Lester Owens knows it takes something extra to reach his students.
While he loves algebra, many of his students at Camden County College simply fear the subject.
Some are older students who last took a math course long ago. Many of his students attended lower-achieving high schools, where math was not a focus. And some have never taken an algebra class.
“It’s an urban community college,” said Owens, 65. “The important part is getting them to realize they bring something to the table.”
Which is why his approach is to offer a student-centered course, with an emphasis on creativity, imagination and flexibility. This strategy has made him the 16th best community college professor in the country according to the site RateMyProfessors.com.
Owens thought, at first, the email notifying him of his standing among his peers was a joke, but then he saw it was indeed true.
“It’s beautiful. The comments show my students understand me and my flexibility," he said. "There are a thousand ways to solve a problem. I want them to have the options to succeed using what works for them."
“My job is to present the process and procedures, to break it down into segments,” he explained recently.
Because his students are from diverse backgrounds and often are “a newcomer to algebra,” he spends the first three weeks of his 15-week classes “boarding” his students.
That means making sure everyone understands the key concepts.
“You’re not a newbie when you are done,” with boarding, he said. “We’re building a foundation.”
At the end of the three weeks, Owens said every student “knows where they are and the politics of the classroom.”
And because many of his students have work and family to contend with, he gives students several ways to participate and learn.
“I help them manage in their new workflow," Owens said. "Sometimes that means doing more exercises than problem-solving, but it is important that they feel good about themselves.”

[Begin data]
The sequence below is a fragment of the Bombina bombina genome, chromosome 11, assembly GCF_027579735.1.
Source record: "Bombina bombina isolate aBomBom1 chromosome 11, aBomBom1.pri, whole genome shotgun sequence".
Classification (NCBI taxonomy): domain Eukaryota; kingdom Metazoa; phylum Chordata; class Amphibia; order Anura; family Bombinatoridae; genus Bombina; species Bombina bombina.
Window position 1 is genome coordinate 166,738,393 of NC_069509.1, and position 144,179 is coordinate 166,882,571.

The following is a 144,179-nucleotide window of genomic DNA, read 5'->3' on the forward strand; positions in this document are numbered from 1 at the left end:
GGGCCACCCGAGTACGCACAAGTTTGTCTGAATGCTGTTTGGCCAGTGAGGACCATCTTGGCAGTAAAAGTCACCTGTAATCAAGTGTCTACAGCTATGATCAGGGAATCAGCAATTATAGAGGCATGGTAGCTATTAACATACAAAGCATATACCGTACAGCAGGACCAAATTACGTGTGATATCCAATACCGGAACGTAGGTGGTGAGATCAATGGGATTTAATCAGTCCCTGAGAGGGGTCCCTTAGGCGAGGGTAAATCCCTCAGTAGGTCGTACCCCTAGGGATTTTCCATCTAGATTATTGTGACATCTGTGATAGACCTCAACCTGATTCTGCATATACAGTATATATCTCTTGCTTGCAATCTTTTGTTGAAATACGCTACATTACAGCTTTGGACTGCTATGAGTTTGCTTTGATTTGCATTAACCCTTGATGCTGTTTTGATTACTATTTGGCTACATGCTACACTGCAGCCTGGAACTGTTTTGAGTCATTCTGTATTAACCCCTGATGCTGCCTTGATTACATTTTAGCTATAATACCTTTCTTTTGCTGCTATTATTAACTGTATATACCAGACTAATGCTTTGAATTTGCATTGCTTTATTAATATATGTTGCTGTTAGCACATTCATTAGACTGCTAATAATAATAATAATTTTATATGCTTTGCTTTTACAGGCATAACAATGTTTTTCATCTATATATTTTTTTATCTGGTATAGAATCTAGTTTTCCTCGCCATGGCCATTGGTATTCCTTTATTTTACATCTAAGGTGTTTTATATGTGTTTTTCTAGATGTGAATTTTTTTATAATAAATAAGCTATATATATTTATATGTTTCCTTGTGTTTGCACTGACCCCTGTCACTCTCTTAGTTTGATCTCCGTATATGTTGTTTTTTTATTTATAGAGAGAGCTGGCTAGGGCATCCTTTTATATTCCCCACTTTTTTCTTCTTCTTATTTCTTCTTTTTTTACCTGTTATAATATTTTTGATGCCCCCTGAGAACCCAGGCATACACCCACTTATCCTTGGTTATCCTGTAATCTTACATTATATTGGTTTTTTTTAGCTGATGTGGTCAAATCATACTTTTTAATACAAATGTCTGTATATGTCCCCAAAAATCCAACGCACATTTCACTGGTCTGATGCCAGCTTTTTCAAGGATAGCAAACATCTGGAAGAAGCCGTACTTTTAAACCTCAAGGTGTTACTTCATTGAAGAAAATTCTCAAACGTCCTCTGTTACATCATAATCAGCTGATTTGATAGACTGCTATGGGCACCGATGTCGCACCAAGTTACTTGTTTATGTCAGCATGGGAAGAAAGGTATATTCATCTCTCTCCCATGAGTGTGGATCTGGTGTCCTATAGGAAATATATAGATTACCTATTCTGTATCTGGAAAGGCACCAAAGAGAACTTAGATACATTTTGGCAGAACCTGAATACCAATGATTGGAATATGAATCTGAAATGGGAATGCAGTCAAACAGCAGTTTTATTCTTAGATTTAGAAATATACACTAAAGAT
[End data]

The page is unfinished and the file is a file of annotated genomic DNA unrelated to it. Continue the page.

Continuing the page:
In addition to a traditional classroom, students can meet with him, attend tutoring sessions he holds on Saturdays at local libraries, use technology to connect with online workbook sessions, or connect to a live class online, watching his lectures on a computer, tablet or mobile phone.
Owens also simplifies the material by subbing everyday words for traditional mathematics terms – like using the word “apple” for the variable ‘a’ – which he said is less intimidating.
“It’s like building scaffolding,” he said.
Students respond to his approach: On RateMyProfessors.com, Owens earned top marks – scoring 5s in the overall and helpfulness categories, and a 4.9 for clarity.
A student sums up her experience in his class:
“I really appreciate the time you took out to tutor me. I have been out of school for nearly 15 years and really needed the one-on-one sessions.
“The links you provided were very helpful. I was able to go online and study while on a break at work, or whenever I had time off at home.
“Being a full-time employee, mother and student, this has been a very helpful experience. It has helped me to push myself to recognize my mistakes.”
Owens has worked as an actuarial and designed software, giving him real-world experience, but math has always been his main interest.
He learned to love math early, he said, through a cousin who recognized his interest and gave him a workbook that became like a bible.
“I was one of very few male African-Americans who [majored in math] and one of the few black soccer players,” Owens said.
Taking the time to tutor students is his way of giving back.